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Last edited by Budelberger
June 2, 2011 | History

Augustine of Hippo

13 November 354 - 28 August 430

Augustine was born in Thagaste (present-day Souk Ahras, Algeria), a provincial Roman city in North Africa, the son of a Catholic mother and pagan father. He was raised a Catholic, and at age of 11, he went to school at Madaurus, about 19 miles south of Thagaste. There he learned both Latin literature and pagan beliefs and practices. He returned home in 369 and stayed for about two yeras, reading Cicero's dialogue Hortensius. At age 17 he went to Carthage to continue his education in rhetoric. He decided to follow the Manichaean religion, lived a hedonistic lifestyle for a time, and took a lover who stayed with him for over thirteen years and gave birth to his son. In 373-374, Augustine taught grammar at Tagaste. In 375 he moved to Carthage to conduct a school of rhetoric. In 383 he moved to Rome to establish another school. However, he was disappointed with the Roman schools, and instead of paying their fees, his students fled. Through his friends he obtained a professorship teaching rhetoric at the imperial court at Milan in 384. The young provincial won the job and headed north to take up his position in late 384. While in Rome, he turned away from Manichaeanism in favour of the skepticism of the New Academy movement. He became engaged and left his lover, but never married the girl to whom he had been engaged. In 386, converted to Catholic Christianity, left his career in rhetoric, devoted himself to serving God. He returned to north Africa, sold his patrimony and gave the money to the poor, and converted his family house into a monastic foundation. In 391 he was ordained a priest in Hippo Regius (now Annaba, Algeria). He became a famous preacher, and in 396 he was made assistant bishop and then full bishop shortly after. He left his monastery, but continued to lead a monastic life in the episcopal residence, and he remained Bishop of Hippo until his death in 430. Augustine was one of the most prolific authors of his time in surviving works, which number more than a hundred. Of these, the most well known is his Confessiones, written in 397-398.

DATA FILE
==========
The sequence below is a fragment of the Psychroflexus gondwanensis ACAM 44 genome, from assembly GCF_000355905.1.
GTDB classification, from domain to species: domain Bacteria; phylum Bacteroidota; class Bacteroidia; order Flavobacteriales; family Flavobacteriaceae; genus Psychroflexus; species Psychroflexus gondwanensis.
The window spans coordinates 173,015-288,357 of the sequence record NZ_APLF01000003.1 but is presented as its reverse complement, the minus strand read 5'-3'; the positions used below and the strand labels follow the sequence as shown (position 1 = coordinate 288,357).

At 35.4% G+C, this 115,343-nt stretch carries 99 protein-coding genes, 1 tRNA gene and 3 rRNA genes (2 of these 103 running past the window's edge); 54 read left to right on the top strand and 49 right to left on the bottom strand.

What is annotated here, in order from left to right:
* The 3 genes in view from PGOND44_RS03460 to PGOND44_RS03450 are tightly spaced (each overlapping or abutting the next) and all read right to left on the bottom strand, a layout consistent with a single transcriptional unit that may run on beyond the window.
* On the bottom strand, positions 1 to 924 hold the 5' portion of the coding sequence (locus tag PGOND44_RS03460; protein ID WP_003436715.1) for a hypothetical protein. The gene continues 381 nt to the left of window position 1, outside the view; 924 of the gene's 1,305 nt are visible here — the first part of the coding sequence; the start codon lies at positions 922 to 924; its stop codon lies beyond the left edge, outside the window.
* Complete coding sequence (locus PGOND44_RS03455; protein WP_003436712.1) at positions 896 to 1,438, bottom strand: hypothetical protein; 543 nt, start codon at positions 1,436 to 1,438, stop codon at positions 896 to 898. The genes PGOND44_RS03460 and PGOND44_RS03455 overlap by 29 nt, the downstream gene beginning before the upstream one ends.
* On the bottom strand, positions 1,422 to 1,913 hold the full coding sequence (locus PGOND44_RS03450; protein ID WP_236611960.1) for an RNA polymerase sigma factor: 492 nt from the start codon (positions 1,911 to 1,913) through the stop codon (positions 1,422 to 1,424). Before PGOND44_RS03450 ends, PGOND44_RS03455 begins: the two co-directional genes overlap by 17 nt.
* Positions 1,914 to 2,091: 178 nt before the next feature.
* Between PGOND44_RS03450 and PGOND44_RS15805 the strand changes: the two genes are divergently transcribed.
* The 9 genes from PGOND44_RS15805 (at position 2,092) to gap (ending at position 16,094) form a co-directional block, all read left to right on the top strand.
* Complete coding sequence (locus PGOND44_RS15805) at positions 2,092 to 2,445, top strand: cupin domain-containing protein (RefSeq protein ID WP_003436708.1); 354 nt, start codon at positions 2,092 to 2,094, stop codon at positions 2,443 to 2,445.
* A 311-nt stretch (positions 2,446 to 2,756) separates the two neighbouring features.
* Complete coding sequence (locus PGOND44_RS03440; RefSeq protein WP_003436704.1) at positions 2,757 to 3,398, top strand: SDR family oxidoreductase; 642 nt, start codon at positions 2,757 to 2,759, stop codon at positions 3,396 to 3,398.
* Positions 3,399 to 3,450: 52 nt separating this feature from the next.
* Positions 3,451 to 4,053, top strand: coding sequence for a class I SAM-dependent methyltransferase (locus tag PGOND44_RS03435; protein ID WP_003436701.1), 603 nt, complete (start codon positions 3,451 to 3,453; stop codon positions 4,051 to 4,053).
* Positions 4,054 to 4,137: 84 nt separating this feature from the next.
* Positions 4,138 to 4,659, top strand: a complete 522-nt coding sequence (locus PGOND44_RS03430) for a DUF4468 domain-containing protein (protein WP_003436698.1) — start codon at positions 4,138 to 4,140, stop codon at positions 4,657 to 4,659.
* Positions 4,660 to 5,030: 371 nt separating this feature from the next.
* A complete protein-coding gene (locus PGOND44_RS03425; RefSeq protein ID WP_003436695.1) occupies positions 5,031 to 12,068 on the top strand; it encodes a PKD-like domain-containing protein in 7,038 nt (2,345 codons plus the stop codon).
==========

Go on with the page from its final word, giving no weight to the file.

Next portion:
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History Created April 1, 2008 · 9 revisions
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June 2, 2011 Edited by Budelberger merge authors
December 20, 2010 Edited by Prajña merge authors
October 21, 2010 Edited by Alan Millar merge authors
August 29, 2010 Edited by Prajña Edited without comment.
April 1, 2008 Created by an anonymous user initial import